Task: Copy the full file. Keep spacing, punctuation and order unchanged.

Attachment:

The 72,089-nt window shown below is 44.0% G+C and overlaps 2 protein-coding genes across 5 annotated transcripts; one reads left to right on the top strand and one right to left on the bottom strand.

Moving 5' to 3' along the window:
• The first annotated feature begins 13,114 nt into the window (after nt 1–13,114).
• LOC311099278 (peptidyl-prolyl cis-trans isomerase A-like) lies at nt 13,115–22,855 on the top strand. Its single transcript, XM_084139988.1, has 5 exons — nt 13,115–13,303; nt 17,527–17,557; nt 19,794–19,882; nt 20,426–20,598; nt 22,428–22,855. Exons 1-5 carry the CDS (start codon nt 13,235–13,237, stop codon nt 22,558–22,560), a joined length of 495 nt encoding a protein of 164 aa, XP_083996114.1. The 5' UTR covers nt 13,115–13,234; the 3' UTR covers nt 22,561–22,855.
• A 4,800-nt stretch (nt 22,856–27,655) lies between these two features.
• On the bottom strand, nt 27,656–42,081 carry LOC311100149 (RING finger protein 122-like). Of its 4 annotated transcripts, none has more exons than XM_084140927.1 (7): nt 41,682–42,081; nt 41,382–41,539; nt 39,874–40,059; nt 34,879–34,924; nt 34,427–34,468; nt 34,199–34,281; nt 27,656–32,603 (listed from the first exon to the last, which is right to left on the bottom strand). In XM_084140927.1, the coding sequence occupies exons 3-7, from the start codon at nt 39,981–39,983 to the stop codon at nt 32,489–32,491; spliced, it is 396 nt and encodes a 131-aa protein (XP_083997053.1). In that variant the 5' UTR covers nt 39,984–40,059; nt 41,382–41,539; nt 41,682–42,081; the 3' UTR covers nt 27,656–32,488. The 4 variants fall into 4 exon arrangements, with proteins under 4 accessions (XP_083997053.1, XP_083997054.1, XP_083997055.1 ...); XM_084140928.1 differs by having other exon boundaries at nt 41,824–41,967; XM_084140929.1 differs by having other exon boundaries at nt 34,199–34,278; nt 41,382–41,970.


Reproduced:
The 72,089-nt window shown below is 44.0% G+C and overlaps 2 protein-coding genes across 5 annotated transcripts; one reads left to right on the top strand and one right to left on the bottom strand.

Moving 5' to 3' along the window:
• The first annotated feature begins 13,114 nt into the window (after nt 1–13,114).
• LOC311099278 (peptidyl-prolyl cis-trans isomerase A-like) lies at nt 13,115–22,855 on the top strand. Its single transcript, XM_084139988.1, has 5 exons — nt 13,115–13,303; nt 17,527–17,557; nt 19,794–19,882; nt 20,426–20,598; nt 22,428–22,855. Exons 1-5 carry the CDS (start codon nt 13,235–13,237, stop codon nt 22,558–22,560), a joined length of 495 nt encoding a protein of 164 aa, XP_083996114.1. The 5' UTR covers nt 13,115–13,234; the 3' UTR covers nt 22,561–22,855.
• A 4,800-nt stretch (nt 22,856–27,655) lies between these two features.
• On the bottom strand, nt 27,656–42,081 carry LOC311100149 (RING finger protein 122-like). Of its 4 annotated transcripts, none has more exons than XM_084140927.1 (7): nt 41,682–42,081; nt 41,382–41,539; nt 39,874–40,059; nt 34,879–34,924; nt 34,427–34,468; nt 34,199–34,281; nt 27,656–32,603 (listed from the first exon to the last, which is right to left on the bottom strand). In XM_084140927.1, the coding sequence occupies exons 3-7, from the start codon at nt 39,981–39,983 to the stop codon at nt 32,489–32,491; spliced, it is 396 nt and encodes a 131-aa protein (XP_083997053.1). In that variant the 5' UTR covers nt 39,984–40,059; nt 41,382–41,539; nt 41,682–42,081; the 3' UTR covers nt 27,656–32,488. The 4 variants fall into 4 exon arrangements, with proteins under 4 accessions (XP_083997053.1, XP_083997054.1, XP_083997055.1 ...); XM_084140928.1 differs by having other exon boundaries at nt 41,824–41,967; XM_084140929.1 differs by having other exon boundaries at nt 34,199–34,278; nt 41,382–41,970.